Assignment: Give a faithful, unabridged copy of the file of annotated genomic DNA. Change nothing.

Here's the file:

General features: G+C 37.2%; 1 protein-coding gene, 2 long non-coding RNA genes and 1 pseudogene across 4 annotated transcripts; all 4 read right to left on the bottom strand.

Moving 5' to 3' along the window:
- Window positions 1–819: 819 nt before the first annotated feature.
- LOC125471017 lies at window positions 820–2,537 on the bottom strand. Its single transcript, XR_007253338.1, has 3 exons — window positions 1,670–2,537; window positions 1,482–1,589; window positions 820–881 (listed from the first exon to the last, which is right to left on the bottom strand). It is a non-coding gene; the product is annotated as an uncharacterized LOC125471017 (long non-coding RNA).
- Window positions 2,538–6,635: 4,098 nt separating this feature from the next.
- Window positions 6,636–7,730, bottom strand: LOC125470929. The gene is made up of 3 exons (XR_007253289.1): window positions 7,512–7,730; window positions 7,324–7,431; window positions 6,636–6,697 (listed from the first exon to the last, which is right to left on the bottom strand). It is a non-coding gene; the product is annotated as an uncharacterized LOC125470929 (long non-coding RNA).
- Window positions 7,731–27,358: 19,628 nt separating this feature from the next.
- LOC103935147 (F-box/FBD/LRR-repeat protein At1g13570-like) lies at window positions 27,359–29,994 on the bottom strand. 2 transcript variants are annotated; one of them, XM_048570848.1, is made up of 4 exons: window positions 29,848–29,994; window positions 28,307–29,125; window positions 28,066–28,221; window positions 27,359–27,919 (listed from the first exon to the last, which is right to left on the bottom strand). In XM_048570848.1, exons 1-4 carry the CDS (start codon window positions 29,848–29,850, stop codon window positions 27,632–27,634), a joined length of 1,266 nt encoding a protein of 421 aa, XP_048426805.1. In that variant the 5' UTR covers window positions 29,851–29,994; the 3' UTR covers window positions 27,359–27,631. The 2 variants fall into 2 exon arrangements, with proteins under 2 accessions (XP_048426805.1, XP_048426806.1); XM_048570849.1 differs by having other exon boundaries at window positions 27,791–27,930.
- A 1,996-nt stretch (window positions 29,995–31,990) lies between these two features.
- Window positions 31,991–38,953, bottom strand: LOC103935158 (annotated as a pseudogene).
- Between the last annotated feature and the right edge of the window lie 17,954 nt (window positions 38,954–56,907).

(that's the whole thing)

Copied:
General features: G+C 37.2%; 1 protein-coding gene, 2 long non-coding RNA genes and 1 pseudogene across 4 annotated transcripts; all 4 read right to left on the bottom strand.

Moving 5' to 3' along the window:
- Window positions 1–819: 819 nt before the first annotated feature.
- LOC125471017 lies at window positions 820–2,537 on the bottom strand. Its single transcript, XR_007253338.1, has 3 exons — window positions 1,670–2,537; window positions 1,482–1,589; window positions 820–881 (listed from the first exon to the last, which is right to left on the bottom strand). It is a non-coding gene; the product is annotated as an uncharacterized LOC125471017 (long non-coding RNA).
- Window positions 2,538–6,635: 4,098 nt separating this feature from the next.
- Window positions 6,636–7,730, bottom strand: LOC125470929. The gene is made up of 3 exons (XR_007253289.1): window positions 7,512–7,730; window positions 7,324–7,431; window positions 6,636–6,697 (listed from the first exon to the last, which is right to left on the bottom strand). It is a non-coding gene; the product is annotated as an uncharacterized LOC125470929 (long non-coding RNA).
- Window positions 7,731–27,358: 19,628 nt separating this feature from the next.
- LOC103935147 (F-box/FBD/LRR-repeat protein At1g13570-like) lies at window positions 27,359–29,994 on the bottom strand. 2 transcript variants are annotated; one of them, XM_048570848.1, is made up of 4 exons: window positions 29,848–29,994; window positions 28,307–29,125; window positions 28,066–28,221; window positions 27,359–27,919 (listed from the first exon to the last, which is right to left on the bottom strand). In XM_048570848.1, exons 1-4 carry the CDS (start codon window positions 29,848–29,850, stop codon window positions 27,632–27,634), a joined length of 1,266 nt encoding a protein of 421 aa, XP_048426805.1. In that variant the 5' UTR covers window positions 29,851–29,994; the 3' UTR covers window positions 27,359–27,631. The 2 variants fall into 2 exon arrangements, with proteins under 2 accessions (XP_048426805.1, XP_048426806.1); XM_048570849.1 differs by having other exon boundaries at window positions 27,791–27,930.
- A 1,996-nt stretch (window positions 29,995–31,990) lies between these two features.
- Window positions 31,991–38,953, bottom strand: LOC103935158 (annotated as a pseudogene).
- Between the last annotated feature and the right edge of the window lie 17,954 nt (window positions 38,954–56,907).